Survival myths that could get you killed

Sucking the venom out of a snakebite:
A snake bite delivers poison directly into the bloodstream. Trying to suck it could transfer the venom to mouth. It could also further infect the wound or cut in our mouth. Instead, hold the limb below or close to the heart level. This may prevent the poison from reaching your heart.


If a shark attacks you, punch it in the nose:
Giving a solid punch on sharks nose underwater is very difficult. Instead, stab or claw at its eyes and gills.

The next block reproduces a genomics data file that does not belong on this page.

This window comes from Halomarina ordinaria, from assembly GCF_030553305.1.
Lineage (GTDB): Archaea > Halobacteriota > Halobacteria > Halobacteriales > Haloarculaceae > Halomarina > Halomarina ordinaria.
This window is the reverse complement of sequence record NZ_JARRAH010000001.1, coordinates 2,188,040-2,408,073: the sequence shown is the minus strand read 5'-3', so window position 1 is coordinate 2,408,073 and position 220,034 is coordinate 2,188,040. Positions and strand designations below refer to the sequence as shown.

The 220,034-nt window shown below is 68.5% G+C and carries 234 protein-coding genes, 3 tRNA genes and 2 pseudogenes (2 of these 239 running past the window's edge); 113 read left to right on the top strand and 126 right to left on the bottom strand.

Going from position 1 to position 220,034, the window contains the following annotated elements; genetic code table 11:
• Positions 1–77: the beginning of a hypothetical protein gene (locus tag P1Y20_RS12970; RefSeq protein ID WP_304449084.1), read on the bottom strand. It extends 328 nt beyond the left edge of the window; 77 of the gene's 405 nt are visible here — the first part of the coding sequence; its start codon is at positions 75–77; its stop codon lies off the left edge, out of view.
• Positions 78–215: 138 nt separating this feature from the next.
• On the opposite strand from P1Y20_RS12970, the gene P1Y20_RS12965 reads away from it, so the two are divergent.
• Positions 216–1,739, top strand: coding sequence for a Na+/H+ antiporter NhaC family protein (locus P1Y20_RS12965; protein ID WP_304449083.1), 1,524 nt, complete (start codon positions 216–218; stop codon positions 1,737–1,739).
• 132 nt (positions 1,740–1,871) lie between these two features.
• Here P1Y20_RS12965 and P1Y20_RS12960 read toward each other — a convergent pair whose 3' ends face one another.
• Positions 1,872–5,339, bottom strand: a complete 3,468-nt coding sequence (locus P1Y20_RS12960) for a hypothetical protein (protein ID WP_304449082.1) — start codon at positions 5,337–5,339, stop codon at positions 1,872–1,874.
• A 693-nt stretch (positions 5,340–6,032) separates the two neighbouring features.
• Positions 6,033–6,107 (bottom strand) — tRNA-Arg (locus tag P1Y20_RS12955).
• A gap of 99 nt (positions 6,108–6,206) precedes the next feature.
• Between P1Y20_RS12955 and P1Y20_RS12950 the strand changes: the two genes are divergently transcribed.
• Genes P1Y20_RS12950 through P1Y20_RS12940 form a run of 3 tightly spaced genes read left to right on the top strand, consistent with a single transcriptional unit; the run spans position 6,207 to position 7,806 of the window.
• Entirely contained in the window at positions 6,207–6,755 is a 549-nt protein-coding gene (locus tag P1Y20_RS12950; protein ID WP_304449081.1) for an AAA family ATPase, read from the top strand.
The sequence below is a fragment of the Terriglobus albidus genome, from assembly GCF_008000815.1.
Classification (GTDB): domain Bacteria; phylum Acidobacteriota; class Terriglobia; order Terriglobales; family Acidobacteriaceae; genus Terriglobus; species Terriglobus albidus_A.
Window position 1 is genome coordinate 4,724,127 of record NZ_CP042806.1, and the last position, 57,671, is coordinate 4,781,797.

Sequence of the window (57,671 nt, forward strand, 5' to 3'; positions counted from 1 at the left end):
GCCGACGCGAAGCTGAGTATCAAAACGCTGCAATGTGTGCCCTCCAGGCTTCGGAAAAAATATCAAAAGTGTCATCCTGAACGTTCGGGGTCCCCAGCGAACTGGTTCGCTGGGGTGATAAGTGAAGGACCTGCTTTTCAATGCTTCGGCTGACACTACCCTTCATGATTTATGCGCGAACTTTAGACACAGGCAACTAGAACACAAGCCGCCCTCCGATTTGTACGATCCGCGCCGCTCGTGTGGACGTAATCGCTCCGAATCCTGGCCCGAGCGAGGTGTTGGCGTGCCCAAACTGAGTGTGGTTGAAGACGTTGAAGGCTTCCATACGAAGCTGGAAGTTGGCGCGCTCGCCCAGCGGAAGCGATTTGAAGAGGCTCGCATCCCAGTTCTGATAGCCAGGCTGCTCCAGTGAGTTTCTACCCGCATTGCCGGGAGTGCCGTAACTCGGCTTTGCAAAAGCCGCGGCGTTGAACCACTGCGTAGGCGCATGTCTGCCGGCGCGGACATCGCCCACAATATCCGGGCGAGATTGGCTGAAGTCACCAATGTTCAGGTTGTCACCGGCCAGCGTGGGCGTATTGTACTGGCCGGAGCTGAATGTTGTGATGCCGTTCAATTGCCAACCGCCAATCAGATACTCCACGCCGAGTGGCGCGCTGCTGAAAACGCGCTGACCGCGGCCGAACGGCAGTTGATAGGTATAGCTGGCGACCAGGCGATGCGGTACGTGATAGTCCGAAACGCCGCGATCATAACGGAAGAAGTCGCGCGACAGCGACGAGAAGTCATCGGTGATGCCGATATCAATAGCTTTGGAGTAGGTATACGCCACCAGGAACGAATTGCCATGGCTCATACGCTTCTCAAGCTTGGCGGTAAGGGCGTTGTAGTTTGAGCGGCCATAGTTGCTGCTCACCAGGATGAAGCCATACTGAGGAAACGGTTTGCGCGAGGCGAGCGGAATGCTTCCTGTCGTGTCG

Playing dead during a confrontation with a bear:
This strategy won’t work in all situations. First, try to walk sideways to avoid tripping. If a brown or grizzly bear charges lie face-down with your hands clasped behind your neck. When a black bear charges do not play dead. Instead, try to escape or fight back.


If you are lost in the wild, find a food supply immediately:
A healthy person can survive up to 6 weeks without food. Instead, find water and shelter first. Without water and shelter, we could not survive for 1 full day.


Moss always grows on the north side of a tree:
Moss grows where conditions are moist and cool. North sides of trees are less likely to receive direct sunlight. But in the woods, trees can be shaded from any direction.